Key leaders do not create enough sense of urgency

Without motivation transformation efforts will go nowhere. Companies and its leaders underestimate the importance of establishing an inspired coalition with energy and authority.

There is not a clear vision or it is not clearly communicated

Without a clear direction the change program can easily dissolve into a list of confusing projects taking the organization in the wrong direction or nowhere at all. Transformation is impossible unless hundreds or thousands of people are willing to support it. It is absolutely essential to communicate where the change project is going and why.

Major obstacles and potential roadblocks are not anticipated and removed

There is hardly a change without obstacles. They can be: the organizational structure, narrowly defined job categories, compensation or performance-appraisal systems, and, worst of all, bosses who refuse to change and make demands that are inconsistent with the overall change vision.

Success is declared too soon and without anchoring the changes in the culture

Until new behaviors are rooted in social norms and shared values, they is a high risk to revert back to “the old way”. Change sticks when it becomes the way we do things around here, when it becomes part of the corporate culture.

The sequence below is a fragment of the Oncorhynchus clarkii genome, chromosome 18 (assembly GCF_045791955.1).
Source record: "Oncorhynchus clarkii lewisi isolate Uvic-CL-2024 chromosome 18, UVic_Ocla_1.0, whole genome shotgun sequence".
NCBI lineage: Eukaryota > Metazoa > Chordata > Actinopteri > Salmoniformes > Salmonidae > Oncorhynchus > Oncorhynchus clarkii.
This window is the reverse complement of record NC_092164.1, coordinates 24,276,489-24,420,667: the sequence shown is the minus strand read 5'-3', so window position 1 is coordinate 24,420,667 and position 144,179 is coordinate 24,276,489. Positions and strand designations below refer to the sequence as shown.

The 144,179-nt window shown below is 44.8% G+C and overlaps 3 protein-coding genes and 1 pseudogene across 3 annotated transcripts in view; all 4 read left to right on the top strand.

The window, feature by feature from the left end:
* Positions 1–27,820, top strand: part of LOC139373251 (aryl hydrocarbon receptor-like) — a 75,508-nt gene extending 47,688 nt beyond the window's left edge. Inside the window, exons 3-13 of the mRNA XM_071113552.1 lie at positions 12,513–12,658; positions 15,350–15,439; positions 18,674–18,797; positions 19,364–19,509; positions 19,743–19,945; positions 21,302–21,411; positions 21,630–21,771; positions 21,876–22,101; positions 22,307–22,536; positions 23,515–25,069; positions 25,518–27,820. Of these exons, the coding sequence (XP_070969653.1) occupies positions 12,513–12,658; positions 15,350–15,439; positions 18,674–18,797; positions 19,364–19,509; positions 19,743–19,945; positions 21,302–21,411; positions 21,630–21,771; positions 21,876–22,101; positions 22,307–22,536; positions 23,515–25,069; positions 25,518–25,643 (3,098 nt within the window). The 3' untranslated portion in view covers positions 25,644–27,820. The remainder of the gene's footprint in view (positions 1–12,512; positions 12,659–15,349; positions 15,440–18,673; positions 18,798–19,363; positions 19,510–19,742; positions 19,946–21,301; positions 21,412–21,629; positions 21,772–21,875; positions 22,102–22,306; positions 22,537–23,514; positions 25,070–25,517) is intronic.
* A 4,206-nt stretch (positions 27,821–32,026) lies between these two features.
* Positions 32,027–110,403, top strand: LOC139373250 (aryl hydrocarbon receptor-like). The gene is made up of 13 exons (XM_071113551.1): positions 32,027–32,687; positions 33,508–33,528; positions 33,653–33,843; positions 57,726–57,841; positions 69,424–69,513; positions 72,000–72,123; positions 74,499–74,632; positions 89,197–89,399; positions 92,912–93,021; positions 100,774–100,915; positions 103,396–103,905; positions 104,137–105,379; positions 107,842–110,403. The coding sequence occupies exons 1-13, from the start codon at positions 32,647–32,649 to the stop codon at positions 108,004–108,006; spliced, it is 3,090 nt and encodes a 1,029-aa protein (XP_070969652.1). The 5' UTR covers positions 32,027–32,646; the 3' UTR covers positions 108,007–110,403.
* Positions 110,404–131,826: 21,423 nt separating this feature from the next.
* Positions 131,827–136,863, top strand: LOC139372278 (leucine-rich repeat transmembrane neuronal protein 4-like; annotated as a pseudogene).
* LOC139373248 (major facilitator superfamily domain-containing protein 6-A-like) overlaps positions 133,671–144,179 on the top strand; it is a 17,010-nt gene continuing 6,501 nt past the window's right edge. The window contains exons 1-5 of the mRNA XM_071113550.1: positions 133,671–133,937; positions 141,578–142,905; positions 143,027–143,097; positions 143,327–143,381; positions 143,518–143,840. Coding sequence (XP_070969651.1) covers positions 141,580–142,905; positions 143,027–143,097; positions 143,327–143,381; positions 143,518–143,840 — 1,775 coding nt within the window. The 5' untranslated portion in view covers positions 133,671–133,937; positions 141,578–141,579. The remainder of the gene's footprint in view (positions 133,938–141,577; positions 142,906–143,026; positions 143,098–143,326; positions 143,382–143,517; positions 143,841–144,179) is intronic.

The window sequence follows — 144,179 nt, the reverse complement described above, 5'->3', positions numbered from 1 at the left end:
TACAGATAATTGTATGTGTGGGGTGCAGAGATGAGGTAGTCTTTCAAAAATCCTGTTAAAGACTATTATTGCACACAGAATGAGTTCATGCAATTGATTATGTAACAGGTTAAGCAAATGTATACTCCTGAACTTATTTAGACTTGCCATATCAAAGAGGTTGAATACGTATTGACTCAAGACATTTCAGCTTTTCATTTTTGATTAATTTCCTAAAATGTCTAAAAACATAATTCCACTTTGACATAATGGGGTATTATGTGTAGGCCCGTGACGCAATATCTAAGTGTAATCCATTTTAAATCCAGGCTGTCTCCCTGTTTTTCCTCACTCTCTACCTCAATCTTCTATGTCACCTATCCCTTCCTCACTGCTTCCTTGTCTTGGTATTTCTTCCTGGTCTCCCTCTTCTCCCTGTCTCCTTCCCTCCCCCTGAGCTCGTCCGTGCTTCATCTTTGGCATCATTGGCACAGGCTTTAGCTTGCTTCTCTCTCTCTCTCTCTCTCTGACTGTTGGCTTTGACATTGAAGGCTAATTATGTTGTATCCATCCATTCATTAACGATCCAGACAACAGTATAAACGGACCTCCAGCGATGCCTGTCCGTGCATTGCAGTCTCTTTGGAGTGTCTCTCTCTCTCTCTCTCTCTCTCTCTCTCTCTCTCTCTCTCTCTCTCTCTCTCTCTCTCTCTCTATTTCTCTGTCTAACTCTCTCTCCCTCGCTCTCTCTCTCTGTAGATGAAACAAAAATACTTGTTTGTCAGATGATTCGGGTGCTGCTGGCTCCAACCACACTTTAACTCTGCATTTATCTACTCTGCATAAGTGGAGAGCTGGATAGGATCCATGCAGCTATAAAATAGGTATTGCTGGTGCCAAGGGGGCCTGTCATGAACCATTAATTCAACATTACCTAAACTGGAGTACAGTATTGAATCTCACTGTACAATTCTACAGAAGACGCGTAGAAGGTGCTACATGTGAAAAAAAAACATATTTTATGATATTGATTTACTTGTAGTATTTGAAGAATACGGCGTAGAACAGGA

Based on the four reasons for failure, leaders can significantly increase their chances of success of their organizational change project by following these strategies:

  1. Establish a motivated and committed core team that will drive, lead, and execute the change efforts despite potential resistance.
  2. Define and articulate a clear vision and ideal future outcome about the intended changes and its benefits, combined with constant communication and engagement of all stakeholders.
  3. Create short-term wins to inspire and create ongoing momentum for positive, sustainable change.
  4. Continuous reinforcement of the changes while anchoring them in the corporate culture to create sustainability.